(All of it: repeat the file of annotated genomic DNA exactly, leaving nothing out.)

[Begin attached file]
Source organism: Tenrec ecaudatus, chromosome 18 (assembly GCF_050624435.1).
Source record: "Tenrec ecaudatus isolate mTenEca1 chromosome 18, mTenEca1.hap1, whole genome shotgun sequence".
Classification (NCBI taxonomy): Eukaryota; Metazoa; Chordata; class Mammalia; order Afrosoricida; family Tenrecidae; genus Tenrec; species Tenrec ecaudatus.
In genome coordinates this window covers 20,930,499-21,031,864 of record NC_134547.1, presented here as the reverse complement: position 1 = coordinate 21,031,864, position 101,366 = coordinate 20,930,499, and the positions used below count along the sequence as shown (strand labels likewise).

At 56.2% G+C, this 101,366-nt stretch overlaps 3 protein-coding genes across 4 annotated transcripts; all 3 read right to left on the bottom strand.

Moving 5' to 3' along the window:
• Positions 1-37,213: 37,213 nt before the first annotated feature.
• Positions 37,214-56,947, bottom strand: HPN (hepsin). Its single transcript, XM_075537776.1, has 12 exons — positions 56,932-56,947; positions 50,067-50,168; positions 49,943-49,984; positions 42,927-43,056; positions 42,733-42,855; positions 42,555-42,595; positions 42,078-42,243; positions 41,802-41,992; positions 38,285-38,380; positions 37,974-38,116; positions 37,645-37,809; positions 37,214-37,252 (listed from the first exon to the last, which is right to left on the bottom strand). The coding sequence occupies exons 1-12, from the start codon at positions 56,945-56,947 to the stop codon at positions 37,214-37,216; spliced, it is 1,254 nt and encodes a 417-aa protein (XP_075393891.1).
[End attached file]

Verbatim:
Source organism: Tenrec ecaudatus, chromosome 18 (assembly GCF_050624435.1).
Source record: "Tenrec ecaudatus isolate mTenEca1 chromosome 18, mTenEca1.hap1, whole genome shotgun sequence".
Classification (NCBI taxonomy): Eukaryota; Metazoa; Chordata; class Mammalia; order Afrosoricida; family Tenrecidae; genus Tenrec; species Tenrec ecaudatus.
In genome coordinates this window covers 20,930,499-21,031,864 of record NC_134547.1, presented here as the reverse complement: position 1 = coordinate 21,031,864, position 101,366 = coordinate 20,930,499, and the positions used below count along the sequence as shown (strand labels likewise).

At 56.2% G+C, this 101,366-nt stretch overlaps 3 protein-coding genes across 4 annotated transcripts; all 3 read right to left on the bottom strand.

Moving 5' to 3' along the window:
• Positions 1-37,213: 37,213 nt before the first annotated feature.
• Positions 37,214-56,947, bottom strand: HPN (hepsin). Its single transcript, XM_075537776.1, has 12 exons — positions 56,932-56,947; positions 50,067-50,168; positions 49,943-49,984; positions 42,927-43,056; positions 42,733-42,855; positions 42,555-42,595; positions 42,078-42,243; positions 41,802-41,992; positions 38,285-38,380; positions 37,974-38,116; positions 37,645-37,809; positions 37,214-37,252 (listed from the first exon to the last, which is right to left on the bottom strand). The coding sequence occupies exons 1-12, from the start codon at positions 56,945-56,947 to the stop codon at positions 37,214-37,216; spliced, it is 1,254 nt and encodes a 417-aa protein (XP_075393891.1).